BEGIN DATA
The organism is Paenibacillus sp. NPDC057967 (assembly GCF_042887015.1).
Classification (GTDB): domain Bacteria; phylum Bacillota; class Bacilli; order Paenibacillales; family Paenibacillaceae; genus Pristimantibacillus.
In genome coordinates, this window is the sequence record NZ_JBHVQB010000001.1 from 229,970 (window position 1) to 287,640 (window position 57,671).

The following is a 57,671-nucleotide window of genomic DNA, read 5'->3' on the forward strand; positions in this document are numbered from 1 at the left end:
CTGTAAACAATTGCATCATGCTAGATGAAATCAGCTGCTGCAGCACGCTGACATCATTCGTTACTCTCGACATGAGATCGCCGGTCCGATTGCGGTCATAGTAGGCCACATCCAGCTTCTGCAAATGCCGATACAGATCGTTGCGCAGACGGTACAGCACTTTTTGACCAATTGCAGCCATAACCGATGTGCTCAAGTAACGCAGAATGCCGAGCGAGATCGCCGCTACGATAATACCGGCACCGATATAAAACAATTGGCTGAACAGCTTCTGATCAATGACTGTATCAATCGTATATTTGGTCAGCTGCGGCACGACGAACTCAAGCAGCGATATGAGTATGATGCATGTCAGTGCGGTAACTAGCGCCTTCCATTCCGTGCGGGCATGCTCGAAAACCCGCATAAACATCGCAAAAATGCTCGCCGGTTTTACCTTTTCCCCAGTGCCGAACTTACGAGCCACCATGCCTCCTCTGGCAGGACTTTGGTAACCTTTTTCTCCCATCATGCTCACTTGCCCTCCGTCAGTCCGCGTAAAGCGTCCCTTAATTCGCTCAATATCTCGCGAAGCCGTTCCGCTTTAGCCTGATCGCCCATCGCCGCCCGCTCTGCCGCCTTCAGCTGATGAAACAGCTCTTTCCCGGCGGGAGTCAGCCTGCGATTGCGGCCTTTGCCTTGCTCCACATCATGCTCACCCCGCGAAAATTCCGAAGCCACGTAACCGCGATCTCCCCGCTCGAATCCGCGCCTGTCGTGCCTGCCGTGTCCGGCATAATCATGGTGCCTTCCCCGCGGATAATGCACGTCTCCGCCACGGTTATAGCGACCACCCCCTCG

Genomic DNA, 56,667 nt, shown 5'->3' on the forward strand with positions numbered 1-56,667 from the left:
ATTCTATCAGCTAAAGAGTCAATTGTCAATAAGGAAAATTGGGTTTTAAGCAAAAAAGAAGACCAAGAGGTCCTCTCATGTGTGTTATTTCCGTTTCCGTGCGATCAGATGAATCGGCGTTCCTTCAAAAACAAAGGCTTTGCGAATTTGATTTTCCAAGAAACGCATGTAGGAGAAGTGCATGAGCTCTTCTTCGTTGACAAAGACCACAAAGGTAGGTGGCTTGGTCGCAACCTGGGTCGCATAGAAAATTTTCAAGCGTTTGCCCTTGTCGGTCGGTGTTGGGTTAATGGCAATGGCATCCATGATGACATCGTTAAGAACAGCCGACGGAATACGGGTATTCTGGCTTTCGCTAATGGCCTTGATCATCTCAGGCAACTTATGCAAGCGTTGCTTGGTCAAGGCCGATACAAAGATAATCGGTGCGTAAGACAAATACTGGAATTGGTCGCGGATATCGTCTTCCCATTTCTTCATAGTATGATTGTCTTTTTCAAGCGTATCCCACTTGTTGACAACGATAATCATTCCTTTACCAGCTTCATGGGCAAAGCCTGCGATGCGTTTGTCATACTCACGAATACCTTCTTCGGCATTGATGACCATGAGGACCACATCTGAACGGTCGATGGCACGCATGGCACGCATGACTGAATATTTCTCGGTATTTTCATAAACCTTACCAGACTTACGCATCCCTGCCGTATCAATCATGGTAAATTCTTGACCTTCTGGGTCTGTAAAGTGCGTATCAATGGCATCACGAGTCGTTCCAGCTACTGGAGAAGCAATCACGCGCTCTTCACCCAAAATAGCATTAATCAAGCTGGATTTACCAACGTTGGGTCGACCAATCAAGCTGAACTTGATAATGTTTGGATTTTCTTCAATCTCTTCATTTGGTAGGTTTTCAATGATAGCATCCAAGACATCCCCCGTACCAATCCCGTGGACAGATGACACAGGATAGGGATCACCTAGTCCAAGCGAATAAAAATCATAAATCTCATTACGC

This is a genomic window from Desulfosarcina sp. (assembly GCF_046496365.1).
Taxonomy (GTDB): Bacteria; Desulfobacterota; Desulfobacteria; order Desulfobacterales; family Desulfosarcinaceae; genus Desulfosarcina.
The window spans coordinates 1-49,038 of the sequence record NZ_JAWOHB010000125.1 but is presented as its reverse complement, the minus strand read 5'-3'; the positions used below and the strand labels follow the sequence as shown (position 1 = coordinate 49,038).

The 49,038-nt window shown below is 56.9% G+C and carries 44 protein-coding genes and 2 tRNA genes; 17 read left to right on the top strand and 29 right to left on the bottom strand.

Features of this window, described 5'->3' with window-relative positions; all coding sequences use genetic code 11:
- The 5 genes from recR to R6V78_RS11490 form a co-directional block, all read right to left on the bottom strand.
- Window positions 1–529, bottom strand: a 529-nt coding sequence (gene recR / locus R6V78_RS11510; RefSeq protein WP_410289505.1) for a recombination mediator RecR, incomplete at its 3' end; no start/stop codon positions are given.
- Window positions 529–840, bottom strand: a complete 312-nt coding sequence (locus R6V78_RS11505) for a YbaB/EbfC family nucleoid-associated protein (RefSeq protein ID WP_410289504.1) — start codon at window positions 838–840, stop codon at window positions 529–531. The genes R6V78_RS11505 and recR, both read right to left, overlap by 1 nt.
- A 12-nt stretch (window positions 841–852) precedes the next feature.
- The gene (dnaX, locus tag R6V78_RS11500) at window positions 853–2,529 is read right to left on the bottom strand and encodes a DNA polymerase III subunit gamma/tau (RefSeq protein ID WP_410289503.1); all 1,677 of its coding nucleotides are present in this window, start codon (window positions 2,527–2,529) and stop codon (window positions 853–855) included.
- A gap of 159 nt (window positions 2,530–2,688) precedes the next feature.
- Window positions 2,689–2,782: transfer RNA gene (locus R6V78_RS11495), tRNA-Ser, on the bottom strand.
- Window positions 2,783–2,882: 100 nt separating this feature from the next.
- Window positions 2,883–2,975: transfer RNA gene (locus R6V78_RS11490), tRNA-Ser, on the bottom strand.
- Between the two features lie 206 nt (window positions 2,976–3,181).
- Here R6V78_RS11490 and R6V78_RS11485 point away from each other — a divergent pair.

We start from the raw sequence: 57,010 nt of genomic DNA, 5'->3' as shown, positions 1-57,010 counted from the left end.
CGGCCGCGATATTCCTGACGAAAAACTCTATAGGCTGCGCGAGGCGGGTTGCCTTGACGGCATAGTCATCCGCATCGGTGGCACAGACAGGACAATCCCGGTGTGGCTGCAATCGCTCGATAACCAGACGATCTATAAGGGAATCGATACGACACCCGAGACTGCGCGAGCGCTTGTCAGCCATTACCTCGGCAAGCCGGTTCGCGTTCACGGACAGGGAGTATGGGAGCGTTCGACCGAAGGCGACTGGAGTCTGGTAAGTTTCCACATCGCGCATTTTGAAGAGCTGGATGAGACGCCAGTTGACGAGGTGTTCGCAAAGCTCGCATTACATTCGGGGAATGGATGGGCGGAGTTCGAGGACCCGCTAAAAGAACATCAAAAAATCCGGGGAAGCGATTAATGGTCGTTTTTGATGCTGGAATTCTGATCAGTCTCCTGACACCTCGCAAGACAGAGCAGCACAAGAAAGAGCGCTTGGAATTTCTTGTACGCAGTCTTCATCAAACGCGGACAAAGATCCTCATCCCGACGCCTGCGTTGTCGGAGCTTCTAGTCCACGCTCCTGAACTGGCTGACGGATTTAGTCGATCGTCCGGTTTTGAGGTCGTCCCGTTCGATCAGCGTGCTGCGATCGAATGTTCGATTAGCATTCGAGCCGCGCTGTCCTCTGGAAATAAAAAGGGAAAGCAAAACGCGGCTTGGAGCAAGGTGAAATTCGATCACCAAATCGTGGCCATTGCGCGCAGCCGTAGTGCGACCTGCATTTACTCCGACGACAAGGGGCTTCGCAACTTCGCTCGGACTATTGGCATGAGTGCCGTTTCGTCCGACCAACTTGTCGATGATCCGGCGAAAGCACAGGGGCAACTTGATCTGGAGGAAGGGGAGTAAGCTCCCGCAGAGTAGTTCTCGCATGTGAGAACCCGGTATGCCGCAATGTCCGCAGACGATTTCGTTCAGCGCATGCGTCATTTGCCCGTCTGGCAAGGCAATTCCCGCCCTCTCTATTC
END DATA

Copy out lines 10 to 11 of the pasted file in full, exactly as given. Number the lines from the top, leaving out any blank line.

The window spans coordinates 1-49,038 of the sequence record NZ_JAWOHB010000125.1 but is presented as its reverse complement, the minus strand read 5'-3'; the positions used below and the strand labels follow the sequence as shown (position 1 = coordinate 49,038).

The 49,038-nt window shown below is 56.9% G+C and carries 44 protein-coding genes and 2 tRNA genes; 17 read left to right on the top strand and 29 right to left on the bottom strand.